The accuracy of a single serum biomarker is limited in cancer detection. To increase the detection rate, additional biomarkers are often tested in a clinical setting. CA19-9 reacts with a monoclonal antibody directed against sialyl Lewis A antigen. Hence, Lewis A antigen-negative patients do not exhibit increased levels of CA19-9 (12). To overcome this limitation, the level of duke pancreatic monoclonal antigen type 2 (DUPAN-2) is measured because it is recognized by a monoclonal antibody directed against sialyl Lewis C antigen, which is the precursor of sialyl Lewis A antigen (13). We examined the ability of Fuc-C4BPA to identify the CA19-9false-negative cases among patients with PDAC. Among the 16 CA19-9-negative patients, the percentage of the Fuc-C4BPA-positive cases (12/16; 75%) was significantly higher than that of DUPAN-2-positive cases (3/16; 18.8%) (P=0.0015; Chi-square test) (Fig. 4C). These results indicated that Fuc-C4BPA can identify the CA19-9 false-negative cases among patients with PDAC.
Fucosylated C4BPA predicts pathological lymph node (LN) metastasis in patients with PDAC
Next, we investigated the correlation between the levels of Fuc-C4BPA and the clinicopathological features of patients with PDAC. Among the major clinical parameters, such as factors contributing to the TNM classification system of malignant tumors, the tumor stage was not correlated with the levels of Fuc-C4BPA and CA19-9 (Table II). Pathological LN metastasis (pN+) was positively correlated with high serum Fuc-C4BPA levels in the validation set 3 (P=0.035; Welch's t-test) (Fig. 5A). Furthermore, the ability of Fuc-C4BPA and CA19-9 levels to predict LN metastasis was comparatively evaluated. The AUC of serum Fuc-C4BPA levels (0.703) was significantly higher than that of serum CA19-9 levels (0.500) (P<0.001) (Fig. 5B). These findings suggested that Fuc-C4BPA is a better predictor of LN metastasis than CA19-9 in patients with PDAC.
Correlation between serum Fuc-C4BPA levels and lymph node metastasis in patients with pancreatic ductal adenocarcinoma. (A) Patients with lymph node metastasis exhibited significantly higher serum Fuc-C4BPA levels than patients without lymph node metastasis in the validation set 3. (B) The area under the curve of serum Fuc-C4BPA levels (0.703) was significantly higher than that of serum carbohydrate antigen 19-9 levels (0.500), which indicated the ability of Fc-C4BPA to predict lymph node metastasis. Fuc-C4BPA, fucosylated C4b-binding protein α-chain; pN+, patients with lymph node metastasis; PN-, patients without lymph node metastasis; LN, lymph node; AUC, area under the curve; CA19-9, carbon antigen 19-9.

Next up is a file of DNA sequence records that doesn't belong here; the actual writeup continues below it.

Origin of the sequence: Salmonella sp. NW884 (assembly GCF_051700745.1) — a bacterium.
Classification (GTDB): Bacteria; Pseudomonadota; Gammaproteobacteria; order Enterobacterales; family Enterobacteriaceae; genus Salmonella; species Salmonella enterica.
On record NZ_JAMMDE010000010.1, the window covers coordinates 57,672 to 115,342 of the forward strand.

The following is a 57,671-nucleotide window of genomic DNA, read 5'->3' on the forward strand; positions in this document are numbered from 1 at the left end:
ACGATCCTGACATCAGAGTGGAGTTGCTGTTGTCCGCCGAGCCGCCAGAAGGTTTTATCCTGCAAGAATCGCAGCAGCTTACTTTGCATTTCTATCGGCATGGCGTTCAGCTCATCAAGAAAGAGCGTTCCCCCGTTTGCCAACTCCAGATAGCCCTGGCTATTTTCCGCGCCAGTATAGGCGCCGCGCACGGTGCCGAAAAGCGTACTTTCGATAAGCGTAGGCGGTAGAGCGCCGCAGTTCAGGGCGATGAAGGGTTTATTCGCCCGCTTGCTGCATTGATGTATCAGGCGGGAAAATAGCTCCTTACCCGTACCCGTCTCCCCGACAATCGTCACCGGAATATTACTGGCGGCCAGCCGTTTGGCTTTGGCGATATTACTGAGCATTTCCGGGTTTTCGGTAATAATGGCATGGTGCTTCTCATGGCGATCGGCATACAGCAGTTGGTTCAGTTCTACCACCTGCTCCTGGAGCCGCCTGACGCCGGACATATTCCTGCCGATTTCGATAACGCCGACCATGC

Although several novel biomarkers have been identified using proteomic analysis, most of them are not available for clinical diagnosis. Generally, biomarkers are identified through comparative analysis of the disease and control groups based on semiquantitative methods (discovery phase) and identification of candidates using MS (validation phase). Multiple reaction monitoring (MRM) in MS, which does not involve the use of an antibody, and selective reaction monitoring are used to detect and quantify the target proteins (11). The serum Fuc-C4BPA level cannot be measured using MRM as its molecular weight exceeds the detectable range of MRM. Clinically, steroid hormones (14), vitamins (15), and thyroid hormones (16) can be measured using MS. However, the clinical applications of MS for diagnosis are limited due to various limitations, including complex sample preparation, lack of high-throughput methods, and the need for automation, interface to the laboratory information system, and device standardization. Previously, the serum level of fully-sialylated C4BPA was reported to be upregulated in patients with clear-cell ovarian cancer. However, the utility of the serum level of fully-sialylated C4BPA for cancer diagnosis has been limited due to the absence of a high-throughput method for measurement (10).
Cancer progression encompasses major alterations in molecular glycosylation, such as incomplete synthesis of O-glycan structures, increased expression of branched N-glycans, expression of terminal sialylated glycans, and altered fucosylation. Capturing lectin using Aleuria aurantia lectin, Pisum sativum agglutinin, and LCA, which can recognize the core fucosylation structure, is the established approach to identify the core fucosylated glycoproteins. In this study, we developed an ELISA using C4BPA polyclonal antibodies and LCA-lectin. The ELISA system exhibited good basic performances, including day-to-day reproducibility and repeatability. The easy-to-use ELISA system developed in this study to detect serum Fuc-C4BPA is a useful method for diagnosing PDAC.